Like His Job As A Postal Worker, McMasters Has Always Delivered During His GTCC Career

Published on: May 7, 2021
GTCC Student Bryan McMasters and North Carolina Community College System Academic (NCCCS) Excellence Award Winner.

Many Guilford Technical Community College students have probably mistaken Bryan McMasters for a postman as he hurried from class-to-class on campus in a full United States Postal Service uniform.

Little did they know, he was just like them: a fulltime student at GTCC.

It has been a long and winding road for McMasters to reach the verge of graduation from GTCC and matriculation to a four-year institute and potentially a law degree. To carry the postal analogy a step further, McMasters has always delivered during his GTCC career.

He has maintained a 4.0 grade point average every semester while pursuing a music business degree and an associates of arts transfer degree. For his productive, diligent pursuit of the two degrees, McMasters has earned the North Carolina Community College System Academic (NCCCS) Excellence Award.

“It (the NCCCS award) is incredibly gratifying because I came into the college as a non-traditional student concerned about how well I would perform,” said McMasters “Sometimes when you do what you are supposed to do and focus, it comes to you.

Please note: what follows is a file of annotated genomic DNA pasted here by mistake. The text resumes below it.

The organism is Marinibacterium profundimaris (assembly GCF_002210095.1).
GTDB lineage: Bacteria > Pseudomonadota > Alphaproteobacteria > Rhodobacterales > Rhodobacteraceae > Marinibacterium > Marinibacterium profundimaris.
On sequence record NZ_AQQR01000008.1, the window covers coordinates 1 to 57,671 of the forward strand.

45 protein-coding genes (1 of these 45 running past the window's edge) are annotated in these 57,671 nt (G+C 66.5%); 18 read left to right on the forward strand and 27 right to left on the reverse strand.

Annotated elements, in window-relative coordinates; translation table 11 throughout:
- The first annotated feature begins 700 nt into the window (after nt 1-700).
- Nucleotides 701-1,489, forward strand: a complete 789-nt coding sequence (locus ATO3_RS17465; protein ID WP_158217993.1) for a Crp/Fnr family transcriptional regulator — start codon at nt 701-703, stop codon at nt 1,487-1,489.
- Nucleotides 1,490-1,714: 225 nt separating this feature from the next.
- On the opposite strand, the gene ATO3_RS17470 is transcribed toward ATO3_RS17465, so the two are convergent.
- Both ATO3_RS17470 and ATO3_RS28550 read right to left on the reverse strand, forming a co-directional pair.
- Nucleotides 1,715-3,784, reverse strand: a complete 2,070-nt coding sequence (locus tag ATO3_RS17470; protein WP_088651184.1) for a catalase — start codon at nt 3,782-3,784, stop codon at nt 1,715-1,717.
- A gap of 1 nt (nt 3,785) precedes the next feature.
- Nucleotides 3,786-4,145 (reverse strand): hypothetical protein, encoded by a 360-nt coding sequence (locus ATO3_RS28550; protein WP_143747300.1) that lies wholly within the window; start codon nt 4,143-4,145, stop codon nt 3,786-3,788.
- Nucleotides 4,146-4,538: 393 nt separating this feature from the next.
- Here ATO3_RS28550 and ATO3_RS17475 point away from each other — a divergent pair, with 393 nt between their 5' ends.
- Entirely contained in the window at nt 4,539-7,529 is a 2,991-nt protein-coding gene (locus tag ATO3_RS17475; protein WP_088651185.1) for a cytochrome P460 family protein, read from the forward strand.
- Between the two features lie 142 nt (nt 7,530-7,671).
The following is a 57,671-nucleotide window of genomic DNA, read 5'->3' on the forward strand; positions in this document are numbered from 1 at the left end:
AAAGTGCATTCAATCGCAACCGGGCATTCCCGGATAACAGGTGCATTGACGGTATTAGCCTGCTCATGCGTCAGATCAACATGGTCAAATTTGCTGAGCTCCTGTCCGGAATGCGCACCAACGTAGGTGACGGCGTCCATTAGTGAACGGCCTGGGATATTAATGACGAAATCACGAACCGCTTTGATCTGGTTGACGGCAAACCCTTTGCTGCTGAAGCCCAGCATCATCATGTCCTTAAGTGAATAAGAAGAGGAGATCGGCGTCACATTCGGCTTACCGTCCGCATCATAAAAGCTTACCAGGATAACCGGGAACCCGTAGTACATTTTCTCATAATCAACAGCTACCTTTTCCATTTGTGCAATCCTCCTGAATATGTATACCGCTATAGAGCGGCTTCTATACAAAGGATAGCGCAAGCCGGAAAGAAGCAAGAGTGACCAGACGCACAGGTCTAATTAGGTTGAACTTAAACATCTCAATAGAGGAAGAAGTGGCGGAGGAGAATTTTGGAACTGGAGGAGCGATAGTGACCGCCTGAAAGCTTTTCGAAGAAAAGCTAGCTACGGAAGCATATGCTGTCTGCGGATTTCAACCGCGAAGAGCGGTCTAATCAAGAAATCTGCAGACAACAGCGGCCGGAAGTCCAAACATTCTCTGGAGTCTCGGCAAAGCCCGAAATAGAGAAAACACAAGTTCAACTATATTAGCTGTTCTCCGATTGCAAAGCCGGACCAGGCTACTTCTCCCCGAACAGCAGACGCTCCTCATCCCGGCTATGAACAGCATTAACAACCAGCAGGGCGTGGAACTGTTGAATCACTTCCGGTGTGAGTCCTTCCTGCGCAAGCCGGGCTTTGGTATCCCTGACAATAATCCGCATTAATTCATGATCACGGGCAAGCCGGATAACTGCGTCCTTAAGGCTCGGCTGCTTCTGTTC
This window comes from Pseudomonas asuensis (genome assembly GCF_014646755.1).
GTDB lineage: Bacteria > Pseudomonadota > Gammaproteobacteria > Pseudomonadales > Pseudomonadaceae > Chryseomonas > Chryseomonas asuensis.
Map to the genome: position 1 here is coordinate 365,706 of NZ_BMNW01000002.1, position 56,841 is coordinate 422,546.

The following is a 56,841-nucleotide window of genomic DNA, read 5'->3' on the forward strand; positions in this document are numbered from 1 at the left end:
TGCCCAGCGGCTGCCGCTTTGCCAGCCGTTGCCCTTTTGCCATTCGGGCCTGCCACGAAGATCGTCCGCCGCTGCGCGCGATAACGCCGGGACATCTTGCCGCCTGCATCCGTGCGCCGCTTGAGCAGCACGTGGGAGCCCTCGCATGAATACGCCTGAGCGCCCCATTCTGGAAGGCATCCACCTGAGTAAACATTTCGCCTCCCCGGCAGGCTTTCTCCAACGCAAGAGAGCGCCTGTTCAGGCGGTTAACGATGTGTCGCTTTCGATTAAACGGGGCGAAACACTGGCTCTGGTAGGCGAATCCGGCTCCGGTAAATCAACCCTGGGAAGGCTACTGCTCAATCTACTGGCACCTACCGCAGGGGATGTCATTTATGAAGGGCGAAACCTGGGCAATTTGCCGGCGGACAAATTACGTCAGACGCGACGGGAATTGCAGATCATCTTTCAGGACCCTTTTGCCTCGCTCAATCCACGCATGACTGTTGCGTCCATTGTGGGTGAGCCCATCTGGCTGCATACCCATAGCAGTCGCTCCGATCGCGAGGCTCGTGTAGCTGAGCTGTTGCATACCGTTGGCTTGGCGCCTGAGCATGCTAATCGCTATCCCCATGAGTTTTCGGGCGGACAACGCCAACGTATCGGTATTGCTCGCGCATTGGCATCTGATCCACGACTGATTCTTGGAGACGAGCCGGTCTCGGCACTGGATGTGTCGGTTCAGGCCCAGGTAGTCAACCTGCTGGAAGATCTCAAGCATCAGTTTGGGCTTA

“When I got to GTCC, the very first semester, I had all As. The classes weren’t the most difficult. I didn’t choose the most difficult; I didn’t want to make it too difficult. But I still had all As which gave me a 4.0 and that had never happened to me. At that point it became a challenge to see how long I could keep it. Four years later I still have it with two degrees. But that all came from a lot of encouragement from a lot of instructors.”

College was an afterthought for the 42-year-old McMasters, way after his graduation from Asheboro High School in 1997. His post-high-school graduation plan was to head to California to make it big in the music business.

“There were two things I wanted to do then: live in California and be in music … I wanted to be a music producer,” said McMasters. “I suddenly realized how big the world is, how big California is, how big the competition is.”